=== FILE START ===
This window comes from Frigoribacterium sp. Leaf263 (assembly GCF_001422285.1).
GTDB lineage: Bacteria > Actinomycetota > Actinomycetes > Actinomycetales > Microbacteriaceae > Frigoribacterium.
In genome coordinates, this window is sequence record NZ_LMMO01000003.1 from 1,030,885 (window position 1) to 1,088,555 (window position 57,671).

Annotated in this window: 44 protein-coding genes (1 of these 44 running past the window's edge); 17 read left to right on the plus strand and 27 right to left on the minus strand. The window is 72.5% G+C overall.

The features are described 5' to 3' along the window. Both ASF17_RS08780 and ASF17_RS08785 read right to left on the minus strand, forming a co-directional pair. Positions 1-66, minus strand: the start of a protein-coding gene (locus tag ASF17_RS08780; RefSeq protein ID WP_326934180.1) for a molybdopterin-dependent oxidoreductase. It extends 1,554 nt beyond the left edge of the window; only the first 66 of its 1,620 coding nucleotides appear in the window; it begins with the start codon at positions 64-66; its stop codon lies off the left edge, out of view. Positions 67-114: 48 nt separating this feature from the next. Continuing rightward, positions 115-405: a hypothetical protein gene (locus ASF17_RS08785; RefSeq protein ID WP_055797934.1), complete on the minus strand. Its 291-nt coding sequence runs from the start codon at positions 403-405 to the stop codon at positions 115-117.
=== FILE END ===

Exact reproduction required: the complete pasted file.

This window comes from Frigoribacterium sp. Leaf263 (assembly GCF_001422285.1).
GTDB lineage: Bacteria > Actinomycetota > Actinomycetes > Actinomycetales > Microbacteriaceae > Frigoribacterium.
In genome coordinates, this window is sequence record NZ_LMMO01000003.1 from 1,030,885 (window position 1) to 1,088,555 (window position 57,671).

Annotated in this window: 44 protein-coding genes (1 of these 44 running past the window's edge); 17 read left to right on the plus strand and 27 right to left on the minus strand. The window is 72.5% G+C overall.

The features are described 5' to 3' along the window. Both ASF17_RS08780 and ASF17_RS08785 read right to left on the minus strand, forming a co-directional pair. Positions 1-66, minus strand: the start of a protein-coding gene (locus tag ASF17_RS08780; RefSeq protein ID WP_326934180.1) for a molybdopterin-dependent oxidoreductase. It extends 1,554 nt beyond the left edge of the window; only the first 66 of its 1,620 coding nucleotides appear in the window; it begins with the start codon at positions 64-66; its stop codon lies off the left edge, out of view. Positions 67-114: 48 nt separating this feature from the next. Continuing rightward, positions 115-405: a hypothetical protein gene (locus ASF17_RS08785; RefSeq protein ID WP_055797934.1), complete on the minus strand. Its 291-nt coding sequence runs from the start codon at positions 403-405 to the stop codon at positions 115-117.